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Monday, December 4, 2017

Bronze Age Iron Artifacts Likely Made from Meteoric Iron: Study | Archaeology | Sci-News.com


http://www.sci-news.com/archaeology/bronze-age-artifacts-meteoric-iron-05498.html

Bronze Age Iron Artifacts Likely Made from Meteoric Iron: Study

The production of iron from its ore only started in the 2nd millennium BC, but a number of iron artifacts from the preceding Bronze Age are known to exist. According to a new study published in the Journal of Archaeological Science, the composition of all Bronze Age iron artifacts is consistent with a meteoritic origin of the metal.

Three iron beads from              Gerzeh, Egypt, are the oldest known example of metalworking.              Image credit: Petrie Museum of Egyptian Archaeology /              Gianluca Miniaci.

Three iron beads from Gerzeh, Egypt, are the oldest known example of metalworking. Image credit: Petrie Museum of Egyptian Archaeology / Gianluca Miniaci.

"The Iron Age began in Anatolia and the Caucasus around 1200 BC, but nearly two millennia earlier, various cultures were already fashioning objects out of iron. These items were extremely rare and always greatly treasured," said study author Dr. Albert Jambon, a researcher at the Université Côte D'Azur and Sorbonne Universités in France.

"So what made these artifacts so valuable? Initial research had shown that some were made with iron from meteorites, which led scientists to wonder how many others were."

"We gathered the available data and conducted nondestructive chemical analyses of samples using a portable X-ray fluorescence spectrometer."

Dr. Jambon examined a series of Bronze Age iron artifacts: iron beads from Gerzeh (Egypt, 3200 BC), a dagger from Alaca Höyük (Turkey, 2500 BC), a pendant from Umm el-Marra (Syria, 2300 BC), an axe from Ugarit (Syria, 1400 BC), several others from the Shang dynasty civilization (China, 1400 BC), and the dagger, bracelet, and headrest of Tutankhamen (Egypt, 1350 BC).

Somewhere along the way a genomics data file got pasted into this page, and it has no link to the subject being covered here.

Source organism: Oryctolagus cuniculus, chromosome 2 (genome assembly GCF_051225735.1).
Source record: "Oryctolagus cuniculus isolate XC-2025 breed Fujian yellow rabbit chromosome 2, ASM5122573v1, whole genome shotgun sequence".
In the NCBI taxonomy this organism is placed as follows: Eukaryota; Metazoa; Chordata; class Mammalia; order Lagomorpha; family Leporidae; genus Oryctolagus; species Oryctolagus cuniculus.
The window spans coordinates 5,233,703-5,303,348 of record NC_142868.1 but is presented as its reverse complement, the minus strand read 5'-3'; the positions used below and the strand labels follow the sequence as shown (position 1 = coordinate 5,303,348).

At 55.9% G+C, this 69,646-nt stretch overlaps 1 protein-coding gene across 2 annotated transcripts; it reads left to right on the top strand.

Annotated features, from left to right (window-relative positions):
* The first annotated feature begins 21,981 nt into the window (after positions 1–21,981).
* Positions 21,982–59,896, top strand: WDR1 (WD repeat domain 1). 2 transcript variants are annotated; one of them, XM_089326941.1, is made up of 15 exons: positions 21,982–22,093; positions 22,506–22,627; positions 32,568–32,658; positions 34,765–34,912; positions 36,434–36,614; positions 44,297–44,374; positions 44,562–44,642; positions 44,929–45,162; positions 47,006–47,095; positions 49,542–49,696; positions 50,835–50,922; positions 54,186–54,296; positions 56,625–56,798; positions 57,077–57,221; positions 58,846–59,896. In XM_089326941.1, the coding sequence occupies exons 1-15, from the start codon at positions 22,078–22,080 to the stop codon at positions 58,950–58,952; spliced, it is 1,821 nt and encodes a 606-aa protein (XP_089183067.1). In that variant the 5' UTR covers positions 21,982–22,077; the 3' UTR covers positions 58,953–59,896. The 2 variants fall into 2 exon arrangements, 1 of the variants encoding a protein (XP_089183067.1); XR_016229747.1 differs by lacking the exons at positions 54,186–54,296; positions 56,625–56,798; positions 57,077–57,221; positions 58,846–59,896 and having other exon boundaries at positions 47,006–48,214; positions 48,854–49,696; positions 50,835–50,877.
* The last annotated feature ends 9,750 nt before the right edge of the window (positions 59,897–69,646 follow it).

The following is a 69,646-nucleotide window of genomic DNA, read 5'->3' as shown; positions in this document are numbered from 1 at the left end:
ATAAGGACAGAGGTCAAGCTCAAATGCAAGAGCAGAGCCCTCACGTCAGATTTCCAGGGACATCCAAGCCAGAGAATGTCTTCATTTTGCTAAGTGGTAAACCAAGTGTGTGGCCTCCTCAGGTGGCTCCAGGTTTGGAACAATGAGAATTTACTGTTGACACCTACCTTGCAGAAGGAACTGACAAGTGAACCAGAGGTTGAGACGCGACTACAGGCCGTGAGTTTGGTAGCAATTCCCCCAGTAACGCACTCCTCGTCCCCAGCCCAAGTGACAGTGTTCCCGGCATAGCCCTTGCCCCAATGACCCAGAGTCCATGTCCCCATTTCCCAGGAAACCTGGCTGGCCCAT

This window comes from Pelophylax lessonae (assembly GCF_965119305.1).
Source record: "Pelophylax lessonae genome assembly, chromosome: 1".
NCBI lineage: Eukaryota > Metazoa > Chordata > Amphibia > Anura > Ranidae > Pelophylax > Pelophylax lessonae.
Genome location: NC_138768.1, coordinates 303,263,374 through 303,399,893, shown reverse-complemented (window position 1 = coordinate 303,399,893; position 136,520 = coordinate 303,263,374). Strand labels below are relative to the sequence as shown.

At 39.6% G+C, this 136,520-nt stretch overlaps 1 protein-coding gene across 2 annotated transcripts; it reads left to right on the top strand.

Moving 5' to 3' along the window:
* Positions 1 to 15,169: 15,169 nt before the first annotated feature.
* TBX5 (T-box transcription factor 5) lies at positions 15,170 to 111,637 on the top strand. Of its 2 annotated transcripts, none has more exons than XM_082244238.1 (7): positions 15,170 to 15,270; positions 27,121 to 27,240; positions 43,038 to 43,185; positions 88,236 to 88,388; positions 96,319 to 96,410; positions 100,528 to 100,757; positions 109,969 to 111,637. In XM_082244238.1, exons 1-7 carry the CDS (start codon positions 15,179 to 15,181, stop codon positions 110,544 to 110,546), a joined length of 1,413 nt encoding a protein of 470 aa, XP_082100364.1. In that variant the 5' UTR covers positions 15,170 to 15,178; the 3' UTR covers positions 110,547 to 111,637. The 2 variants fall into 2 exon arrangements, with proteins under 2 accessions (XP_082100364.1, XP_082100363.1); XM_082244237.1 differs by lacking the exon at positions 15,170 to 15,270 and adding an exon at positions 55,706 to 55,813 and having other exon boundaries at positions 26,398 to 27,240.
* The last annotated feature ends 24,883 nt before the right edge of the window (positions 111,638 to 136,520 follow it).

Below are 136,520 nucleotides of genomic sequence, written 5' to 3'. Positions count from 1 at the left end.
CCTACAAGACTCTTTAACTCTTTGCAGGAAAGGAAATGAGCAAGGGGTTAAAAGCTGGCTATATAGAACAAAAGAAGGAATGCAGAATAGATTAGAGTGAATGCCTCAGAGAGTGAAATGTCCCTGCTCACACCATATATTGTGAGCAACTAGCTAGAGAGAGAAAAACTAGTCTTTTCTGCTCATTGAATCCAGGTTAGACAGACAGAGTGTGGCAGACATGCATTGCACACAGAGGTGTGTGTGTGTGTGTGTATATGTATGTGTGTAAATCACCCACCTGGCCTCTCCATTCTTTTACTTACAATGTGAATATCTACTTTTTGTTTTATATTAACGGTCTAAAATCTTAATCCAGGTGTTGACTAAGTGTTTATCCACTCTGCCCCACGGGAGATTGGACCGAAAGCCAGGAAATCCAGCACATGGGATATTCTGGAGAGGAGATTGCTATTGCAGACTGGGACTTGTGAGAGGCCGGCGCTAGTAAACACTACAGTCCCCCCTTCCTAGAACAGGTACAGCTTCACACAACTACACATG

The analyses revealed that all these artifacts were made from meteoric iron.

"When large celestial bodies like Earth are forming, nearly all nickel drifts towards the molten iron core. Thus, it is extremely rare to find nickel on the surface," Dr. Jambon said.

"However, some meteorites are created when celestial bodies are shattered. If these meteorites are composed of core material, they mostly contain iron with high levels of nickel and cobalt. This characteristic makes it possible to identify the source of iron."

"Meteoric iron is also already in a metal state, ready for use, which explains why it went into all Bronze Age iron artifacts."

"In contrast, the iron compounds in terrestrial ores must first undergo the process of reduction, which removes bound oxygen to yield the desired metal. This is the basis of smelting in furnaces, a breakthrough that marked the beginning of the Iron Age."

"With smelting, Iron Age cultures could forget rare extraterrestrial metal and tap into terrestrial iron ores, which were far more abundant and easier to procure," he said.

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Albert Jambon. 2017. Bronze Age iron: Meteoritic or not? A chemical strategy. Journal of Archaeological Science 88: 47-53; doi: 10.1016/j.jas.2017.09.008

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